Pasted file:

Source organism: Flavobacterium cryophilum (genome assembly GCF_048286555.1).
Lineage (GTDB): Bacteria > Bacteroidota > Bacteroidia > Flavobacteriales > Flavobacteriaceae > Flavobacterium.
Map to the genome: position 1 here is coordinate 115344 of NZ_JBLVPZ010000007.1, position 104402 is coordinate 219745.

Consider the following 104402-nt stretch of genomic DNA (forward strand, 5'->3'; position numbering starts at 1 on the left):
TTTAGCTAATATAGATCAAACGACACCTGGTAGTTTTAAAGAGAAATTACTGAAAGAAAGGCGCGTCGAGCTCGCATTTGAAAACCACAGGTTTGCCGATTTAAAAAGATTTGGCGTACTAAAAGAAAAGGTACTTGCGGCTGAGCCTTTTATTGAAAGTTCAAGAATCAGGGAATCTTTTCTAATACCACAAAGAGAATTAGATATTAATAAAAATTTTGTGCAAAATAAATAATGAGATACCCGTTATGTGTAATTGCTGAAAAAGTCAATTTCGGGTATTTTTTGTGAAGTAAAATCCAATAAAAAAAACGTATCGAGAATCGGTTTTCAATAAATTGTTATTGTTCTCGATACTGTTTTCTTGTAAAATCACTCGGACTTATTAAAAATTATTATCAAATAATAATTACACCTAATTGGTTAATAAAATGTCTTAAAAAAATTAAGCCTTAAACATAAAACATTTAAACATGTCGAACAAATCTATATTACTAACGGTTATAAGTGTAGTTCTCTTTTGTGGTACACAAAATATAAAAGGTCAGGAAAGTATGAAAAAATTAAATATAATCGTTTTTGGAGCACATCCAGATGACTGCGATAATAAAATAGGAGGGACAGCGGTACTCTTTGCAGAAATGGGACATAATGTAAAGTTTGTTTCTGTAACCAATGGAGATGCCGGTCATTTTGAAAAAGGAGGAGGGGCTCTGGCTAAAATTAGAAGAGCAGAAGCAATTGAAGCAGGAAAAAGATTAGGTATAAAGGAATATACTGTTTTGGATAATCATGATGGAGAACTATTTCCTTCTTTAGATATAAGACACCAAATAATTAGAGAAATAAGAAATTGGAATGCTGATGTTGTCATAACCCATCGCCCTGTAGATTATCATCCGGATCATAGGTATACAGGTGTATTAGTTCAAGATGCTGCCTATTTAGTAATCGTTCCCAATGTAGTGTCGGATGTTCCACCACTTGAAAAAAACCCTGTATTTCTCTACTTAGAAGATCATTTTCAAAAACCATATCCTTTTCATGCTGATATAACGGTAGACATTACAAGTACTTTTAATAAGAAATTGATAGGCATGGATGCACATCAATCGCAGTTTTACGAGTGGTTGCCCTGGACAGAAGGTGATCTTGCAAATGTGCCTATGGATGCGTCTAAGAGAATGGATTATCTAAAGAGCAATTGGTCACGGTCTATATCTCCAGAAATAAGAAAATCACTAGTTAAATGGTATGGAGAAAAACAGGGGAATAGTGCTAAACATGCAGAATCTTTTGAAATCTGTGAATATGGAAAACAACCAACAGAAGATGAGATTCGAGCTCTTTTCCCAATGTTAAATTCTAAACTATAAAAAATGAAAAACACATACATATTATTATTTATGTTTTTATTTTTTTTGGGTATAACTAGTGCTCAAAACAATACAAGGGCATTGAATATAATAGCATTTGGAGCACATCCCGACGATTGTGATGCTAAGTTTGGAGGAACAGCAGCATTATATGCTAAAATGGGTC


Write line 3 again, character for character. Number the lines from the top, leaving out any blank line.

Map to the genome: position 1 here is coordinate 115344 of NZ_JBLVPZ010000007.1, position 104402 is coordinate 219745.